Saturday, July 29, 2006

My Saturday

A couple of weeks ago, I read an article in Domino Magazine about painting-a-day artists called Forget Galleries, Think Blogs. One that was mentioned was Duane Keiser. I love his pictures, most of which are postcard size, but they are really expensive (contrary to what the article said). When I get a new apartment, I may buy something like these to place in groupings on the wall. Another two painting-a-day artists that I really liked (when I googled painting-a-day) were Postcard from Provence and Karin Jurick's Original Paintings.

I saw two movies today. First, I saw Woody Allen's new film Scoop in the theatre. It was even better than I expected it to be. I love most of Woody Allen's films anyway, but this one was really great. New York Magazine wrote a pretty good article on it called And God Created Scarlett. The audience around me also seemed to love the movie with all the laughing and the comments I heard afterwards. This is my favorite quote from the movie:

I was born into the Hebrews, but as I got older, I converted to narcissism.
-Woody Allen as Sid Waterman

Right now, I am watching Alice Doesn't Live Here Anymore. I had no idea that the TV show I watched as a child was a spin-off from this. I have heard of this movie before but never had the chance to see it. Ellen Burstyn is great in Alice's role and there are a few actors that also played in the TV show (Mel, the diner owner, for example). I also didn't know that Martin Scorsese directed it.

Here are the pictures I promised of my latest creation: a coral crochet shell halter top with yellow trim. I also added a detail picture of the trim, which is a double chain edge, also called bicolor cable edging:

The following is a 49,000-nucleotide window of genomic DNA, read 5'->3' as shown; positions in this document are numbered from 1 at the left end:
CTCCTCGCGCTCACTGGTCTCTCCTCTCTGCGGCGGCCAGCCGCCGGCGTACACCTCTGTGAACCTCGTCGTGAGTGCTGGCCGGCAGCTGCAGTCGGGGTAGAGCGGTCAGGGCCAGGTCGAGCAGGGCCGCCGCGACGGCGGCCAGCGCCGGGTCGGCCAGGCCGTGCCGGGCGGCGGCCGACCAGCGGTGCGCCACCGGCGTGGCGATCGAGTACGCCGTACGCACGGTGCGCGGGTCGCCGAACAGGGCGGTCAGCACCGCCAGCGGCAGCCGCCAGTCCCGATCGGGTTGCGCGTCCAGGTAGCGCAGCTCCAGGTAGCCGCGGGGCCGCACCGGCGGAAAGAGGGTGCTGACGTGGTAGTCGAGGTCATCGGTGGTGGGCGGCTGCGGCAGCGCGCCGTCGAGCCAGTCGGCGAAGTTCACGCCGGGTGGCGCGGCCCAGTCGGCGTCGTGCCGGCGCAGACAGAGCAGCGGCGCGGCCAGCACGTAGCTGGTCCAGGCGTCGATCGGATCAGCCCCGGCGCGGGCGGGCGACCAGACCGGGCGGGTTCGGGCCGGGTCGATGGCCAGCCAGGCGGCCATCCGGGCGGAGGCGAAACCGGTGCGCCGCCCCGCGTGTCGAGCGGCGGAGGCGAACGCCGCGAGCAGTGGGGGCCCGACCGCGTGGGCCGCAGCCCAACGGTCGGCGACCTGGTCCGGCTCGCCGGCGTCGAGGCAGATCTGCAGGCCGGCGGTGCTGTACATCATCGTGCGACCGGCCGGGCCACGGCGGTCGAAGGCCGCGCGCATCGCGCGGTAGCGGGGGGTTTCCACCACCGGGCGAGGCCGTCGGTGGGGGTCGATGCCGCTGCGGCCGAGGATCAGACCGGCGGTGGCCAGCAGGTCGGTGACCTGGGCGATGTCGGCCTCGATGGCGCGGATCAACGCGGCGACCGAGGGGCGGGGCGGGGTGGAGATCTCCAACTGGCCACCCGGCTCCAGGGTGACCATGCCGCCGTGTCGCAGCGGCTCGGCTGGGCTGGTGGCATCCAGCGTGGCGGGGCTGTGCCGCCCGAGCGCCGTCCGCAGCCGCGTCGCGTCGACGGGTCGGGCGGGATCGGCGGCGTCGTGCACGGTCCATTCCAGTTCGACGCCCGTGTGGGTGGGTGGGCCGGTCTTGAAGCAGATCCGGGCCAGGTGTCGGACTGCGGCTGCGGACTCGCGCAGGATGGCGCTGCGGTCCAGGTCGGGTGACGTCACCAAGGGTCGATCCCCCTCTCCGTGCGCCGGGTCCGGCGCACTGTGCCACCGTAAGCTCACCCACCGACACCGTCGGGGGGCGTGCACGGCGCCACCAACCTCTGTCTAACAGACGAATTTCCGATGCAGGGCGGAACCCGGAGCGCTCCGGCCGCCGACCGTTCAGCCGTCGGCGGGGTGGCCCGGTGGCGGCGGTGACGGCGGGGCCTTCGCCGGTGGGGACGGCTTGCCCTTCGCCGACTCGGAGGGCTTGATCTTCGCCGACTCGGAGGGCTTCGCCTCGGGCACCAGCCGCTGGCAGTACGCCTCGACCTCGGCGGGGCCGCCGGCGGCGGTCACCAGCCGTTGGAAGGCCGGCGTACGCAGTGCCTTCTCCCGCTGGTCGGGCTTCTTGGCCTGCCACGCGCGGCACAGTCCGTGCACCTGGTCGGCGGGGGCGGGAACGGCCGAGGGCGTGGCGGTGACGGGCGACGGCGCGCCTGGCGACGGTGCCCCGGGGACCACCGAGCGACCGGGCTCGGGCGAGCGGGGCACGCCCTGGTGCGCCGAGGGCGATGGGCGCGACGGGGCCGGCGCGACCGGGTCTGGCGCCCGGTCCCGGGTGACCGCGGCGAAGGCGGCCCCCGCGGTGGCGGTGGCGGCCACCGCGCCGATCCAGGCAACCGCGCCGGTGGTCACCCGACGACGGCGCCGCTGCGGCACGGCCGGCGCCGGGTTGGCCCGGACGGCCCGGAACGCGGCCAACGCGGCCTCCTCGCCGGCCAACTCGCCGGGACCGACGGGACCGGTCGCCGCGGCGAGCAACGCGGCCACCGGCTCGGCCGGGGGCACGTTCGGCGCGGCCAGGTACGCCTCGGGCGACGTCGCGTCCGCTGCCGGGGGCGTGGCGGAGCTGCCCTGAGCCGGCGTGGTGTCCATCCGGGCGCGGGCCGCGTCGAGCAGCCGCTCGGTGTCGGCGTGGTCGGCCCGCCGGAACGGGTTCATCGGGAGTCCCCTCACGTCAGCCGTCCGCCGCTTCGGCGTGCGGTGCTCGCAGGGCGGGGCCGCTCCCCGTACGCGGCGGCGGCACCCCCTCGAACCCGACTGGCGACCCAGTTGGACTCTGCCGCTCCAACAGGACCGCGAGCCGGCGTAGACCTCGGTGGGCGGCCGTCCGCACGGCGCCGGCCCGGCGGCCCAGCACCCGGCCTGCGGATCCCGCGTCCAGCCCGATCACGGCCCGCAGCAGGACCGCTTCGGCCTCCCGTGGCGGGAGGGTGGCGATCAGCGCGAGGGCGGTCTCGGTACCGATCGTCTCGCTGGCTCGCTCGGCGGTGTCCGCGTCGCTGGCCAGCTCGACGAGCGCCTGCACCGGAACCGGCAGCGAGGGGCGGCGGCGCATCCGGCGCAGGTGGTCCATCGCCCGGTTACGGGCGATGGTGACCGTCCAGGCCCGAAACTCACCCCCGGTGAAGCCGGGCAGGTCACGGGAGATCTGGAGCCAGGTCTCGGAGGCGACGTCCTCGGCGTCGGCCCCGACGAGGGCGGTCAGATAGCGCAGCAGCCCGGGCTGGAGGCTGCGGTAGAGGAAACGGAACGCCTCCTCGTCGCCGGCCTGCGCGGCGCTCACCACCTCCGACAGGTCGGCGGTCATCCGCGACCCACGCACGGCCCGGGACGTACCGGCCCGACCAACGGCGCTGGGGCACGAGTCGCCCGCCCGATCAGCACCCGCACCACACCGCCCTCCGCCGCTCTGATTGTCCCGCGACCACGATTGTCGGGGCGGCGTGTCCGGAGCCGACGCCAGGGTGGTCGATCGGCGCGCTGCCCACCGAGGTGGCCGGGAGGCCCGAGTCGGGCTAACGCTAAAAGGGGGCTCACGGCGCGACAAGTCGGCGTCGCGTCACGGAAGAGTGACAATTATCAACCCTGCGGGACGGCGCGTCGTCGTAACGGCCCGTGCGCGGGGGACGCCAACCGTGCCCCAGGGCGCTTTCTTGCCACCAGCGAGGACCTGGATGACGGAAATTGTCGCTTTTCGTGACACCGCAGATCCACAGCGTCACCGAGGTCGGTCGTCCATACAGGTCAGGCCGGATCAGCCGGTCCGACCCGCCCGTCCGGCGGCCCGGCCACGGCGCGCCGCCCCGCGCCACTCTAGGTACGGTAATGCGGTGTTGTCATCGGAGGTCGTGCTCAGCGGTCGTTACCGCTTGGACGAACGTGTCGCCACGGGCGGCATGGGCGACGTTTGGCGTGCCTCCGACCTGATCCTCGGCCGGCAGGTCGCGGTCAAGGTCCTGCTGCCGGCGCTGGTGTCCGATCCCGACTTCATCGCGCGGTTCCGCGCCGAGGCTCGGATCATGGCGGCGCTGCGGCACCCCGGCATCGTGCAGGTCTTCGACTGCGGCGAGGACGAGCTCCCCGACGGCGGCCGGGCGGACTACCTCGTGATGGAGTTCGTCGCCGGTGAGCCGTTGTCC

I bought a new knitting book today, For the Love of Knitting: A Celebration of the Knitter's Art. I have read a couple chapters, all of which are written by various famous knitters. The following is a passage that I love because it kind of encompasses Betty Christiansen's life and how knitting fit into all of it. I can definately relate to most of this, as I am sure most knitters can.

In the years that follow, I knit through college breaks and on road trips with girlfriends. I knit myself together after a nasty breakup; I knit for a new husband. I knit for babies miscarried and babies born so robust my creations don't fit. I knit while plotting a graduate thesis; I knit to keep my hands from shaking as I watch the World Trade Center towers fall and wait for my husband to come home from midtown Manhattan. I knit sweaters that are photographed for magazines, I knit hats for Afghan refugees, I knit socks for my entire family. I knit to soothe myself; I knit when I feel lost and need some mooring; I knit when I am depressed and need some hope. I knit on the phone and in gossiping groups, but most often, I knit in silence, hypnotized by the waltz of yarn and needles, keeping time with the orchestra of thoughts in my head.

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